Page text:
RADIOLOGY CORNER MRI-guided Salvage Cryoablation of Postprostatectomy Seminal Vesicle Bed Recurrence

By: Derek Lomas, MD, Mayo Clinic, Rochester, Minnesota; David Woodrum, MD, PhD, Mayo Clinic, Rochester, Minnesota; Lance Mynderse, MD, Mayo Clinic, Rochester, Minnesota | Posted on: 20 Jul 2023

A 75-year-old male was initially diagnosed with Gleason 4 + 3 = 7 prostate cancer and treated with robot-assisted radical prostatectomy. He subsequently underwent salvage radiation secondary to rising PSA with initial response. Unfortunately, his PSA subsequently rose to 4.4 ng/mL and hormone treatment was recommended by local providers. The patient wanted to avoid hormone therapy. The patient was referred for additional treatment discussion. Metastatic workup with gallium 68 prostate-specific membrane antigen positron emission tomography MRI demonstrated findings concerning for seminal vesicle bed recurrence without evidence of metastatic disease (Figure 1). An in-bore MRI-guided biopsy of the seminal vesicle beds demonstrated Gleason 4 + 4 = 8 prostate cancer in the right bed and benign findings from the left seminal vesicle bed (Figure 2).

Figure 1. Gallium 68 prostate-specific membrane antigen positron emission tomography MRI showing suspicious lesion in right seminal vesicle bed (white arrows). A, T2-weighted imaging. B, Dynamic contrast-enhanced MRI. C, Fused positron emission tomography/MRI.
Figure 2. In-bore MRI-guided biopsy of the prostate fossa. Yellow arrows show biopsy needle locations in the right (Biopsy A2) and left (Biopsy B2) seminal vesicle beds.

MRI-guided salvage cryoablation of the right seminal vesicle bed recurrence was offered. MRI-guided cryoablation was performed using our previously described method.1 The patient was placed under general anesthesia and positioned on the MRI table in a semi-frogleg supine position. A guidance grid was positioned against the perineum for transperineal placement of magnetic resonance–compatible cryoprobes.

The proximity of the rectum to the ablation zone can pose a challenge during cryoablation and predispose patients to rectal complications. To increase the distance from the targeted ablation zone and the rectum, saline can be infused transperineally to move and protect the rectum. To perform this, a 14F infusion cannula was placed transperineally under magnetic resonance guidance and sterile normal saline infused via pressure bag.2 Figure 3 shows the degree of rectal movement that was achieved.

Figure 3. MRIs demonstrating saline displacement. A, Pretreatment imaging. B, Imaging after saline displacement. C, Intraprocedural imaging highlighting approximate area of infused saline (blue dashed line) and displaced rectum (red dashed line).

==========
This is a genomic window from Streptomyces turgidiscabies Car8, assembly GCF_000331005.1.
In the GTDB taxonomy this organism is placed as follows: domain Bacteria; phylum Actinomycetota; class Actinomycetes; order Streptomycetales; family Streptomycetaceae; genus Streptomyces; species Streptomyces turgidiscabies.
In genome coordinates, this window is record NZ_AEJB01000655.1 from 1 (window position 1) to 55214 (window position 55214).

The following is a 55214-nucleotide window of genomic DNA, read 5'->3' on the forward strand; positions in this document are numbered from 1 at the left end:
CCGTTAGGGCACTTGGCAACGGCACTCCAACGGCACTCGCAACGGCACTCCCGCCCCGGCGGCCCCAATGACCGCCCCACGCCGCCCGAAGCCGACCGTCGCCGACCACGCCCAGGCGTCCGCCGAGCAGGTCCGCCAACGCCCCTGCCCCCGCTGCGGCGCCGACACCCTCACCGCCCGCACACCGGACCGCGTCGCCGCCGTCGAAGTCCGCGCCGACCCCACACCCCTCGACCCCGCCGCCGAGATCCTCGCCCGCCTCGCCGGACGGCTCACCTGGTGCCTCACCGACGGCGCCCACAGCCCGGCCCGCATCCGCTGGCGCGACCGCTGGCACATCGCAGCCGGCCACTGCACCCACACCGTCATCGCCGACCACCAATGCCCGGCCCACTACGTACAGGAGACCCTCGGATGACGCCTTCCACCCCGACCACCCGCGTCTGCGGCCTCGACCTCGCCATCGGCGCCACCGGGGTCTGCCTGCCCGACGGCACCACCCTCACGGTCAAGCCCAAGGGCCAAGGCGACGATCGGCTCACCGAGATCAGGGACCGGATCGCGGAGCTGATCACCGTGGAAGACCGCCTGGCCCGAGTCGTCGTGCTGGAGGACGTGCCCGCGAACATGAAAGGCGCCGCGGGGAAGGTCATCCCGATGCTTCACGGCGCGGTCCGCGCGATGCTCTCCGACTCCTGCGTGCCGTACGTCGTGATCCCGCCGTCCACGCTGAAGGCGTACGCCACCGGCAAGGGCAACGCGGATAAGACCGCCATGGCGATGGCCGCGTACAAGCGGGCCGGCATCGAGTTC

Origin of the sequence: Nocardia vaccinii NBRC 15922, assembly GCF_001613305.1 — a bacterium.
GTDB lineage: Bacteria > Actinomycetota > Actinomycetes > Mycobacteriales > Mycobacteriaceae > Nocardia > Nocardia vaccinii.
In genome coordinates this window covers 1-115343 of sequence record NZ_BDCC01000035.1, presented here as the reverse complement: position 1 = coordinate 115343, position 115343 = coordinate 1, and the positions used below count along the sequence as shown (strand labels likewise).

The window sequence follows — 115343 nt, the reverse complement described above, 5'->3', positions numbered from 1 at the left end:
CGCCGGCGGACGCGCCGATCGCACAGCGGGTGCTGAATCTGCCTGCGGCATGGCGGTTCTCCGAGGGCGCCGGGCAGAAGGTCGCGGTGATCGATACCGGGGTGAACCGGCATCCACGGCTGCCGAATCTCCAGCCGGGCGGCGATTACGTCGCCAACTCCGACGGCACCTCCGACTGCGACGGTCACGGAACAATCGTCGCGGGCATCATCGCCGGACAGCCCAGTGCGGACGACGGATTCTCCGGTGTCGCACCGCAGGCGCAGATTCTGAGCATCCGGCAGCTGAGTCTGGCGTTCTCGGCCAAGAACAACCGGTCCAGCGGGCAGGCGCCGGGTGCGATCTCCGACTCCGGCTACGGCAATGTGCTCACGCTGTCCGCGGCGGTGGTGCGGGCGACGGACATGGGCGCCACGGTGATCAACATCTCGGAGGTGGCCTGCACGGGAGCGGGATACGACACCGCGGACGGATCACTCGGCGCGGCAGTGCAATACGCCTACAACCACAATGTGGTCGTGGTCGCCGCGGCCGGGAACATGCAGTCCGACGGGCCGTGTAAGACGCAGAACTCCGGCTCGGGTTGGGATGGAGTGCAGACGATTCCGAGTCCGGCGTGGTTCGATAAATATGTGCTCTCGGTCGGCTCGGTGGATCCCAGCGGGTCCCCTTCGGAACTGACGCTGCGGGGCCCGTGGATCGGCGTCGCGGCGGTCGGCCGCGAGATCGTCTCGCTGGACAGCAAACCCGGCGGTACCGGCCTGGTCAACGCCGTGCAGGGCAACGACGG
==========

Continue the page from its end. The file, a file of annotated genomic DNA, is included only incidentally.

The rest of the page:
Due to the proximity of the right ureter to the intended ablation target, a right ureteral stent for identification and protection of the ureter was placed prior to treatment. Previously our practice was to place stents in a separate operative suite prior to the MRI ablation procedure. More recently we have been able to place ureteral stents over a guidewire within the MRI interventional suite using a single-use flexible cystoscope. MRI is used for confirmation of wire and stent placement. Figure 4 shows the guidewire in the right renal collecting system and ureter.

Figure 4. Coronal turbo spin echo MRI demonstrating appropriate placement of guidewire into the right collecting system (arrows) prior to stent placement over wire.

Following adequate saline displacement of the rectum and ureteral stent placement, cryoablation was performed. A total of 3 cryoprobes were utilized. Continuous MRI was performed throughout the freezing process to monitor the iceball perimeter to ensure comprehensive coverage of the recurrent prostate cancer. Active thawing was employed following each of the 3 freeze-thaw cycles.1 Figure 5 shows real-time axial and sagittal MRIs obtained during treatment. Following the procedure the ureteral stent was removed and the patient was dismissed home the same day.

Figure 5. A, Axial image obtained via continuous MRI during iceball (black arrow) formation; red arrow shows stent within ureter. B, Sagittal image showing maximal iceball (black arrow) size at the completion of the freeze cycle.

This case highlights the usefulness of interventional MRI in prostate cancer care. Beginning with identification of the suspicious lesion, in-bore guided biopsy for disease localization and finally MRI-guided treatment with multiplanar MRI imaging was critical at each step of the patient’s care. Postprostatectomy patients who have completed salvage radiation and have image-guided, biopsy-proven localized disease have limited local therapy options. Many who received hormone treatment during their salvage radiation therapy are averse to repeat androgen deprivation. These select patients may be candidates for salvage MRI cryoablation. This approach offers a potential strategy for effective local disease control and delaying systemic therapy in this patient population.

  1. Woodrum DA, Kawashima A, Karnes RJ, et al. Magnetic resonance imaging-guided cryoablation of recurrent prostate cancer after radical prostatectomy: initial single institution experience. Urology. 2013;82(4):870-875.
  2. Lomas DJ, Woodrum DA, McLaren RH, et al. Rectal wall saline displacement for improved margin during MRI-guided cryoablation of primary and recurrent prostate cancer. Abdom Radiol. 2020;45(4):1155-1161.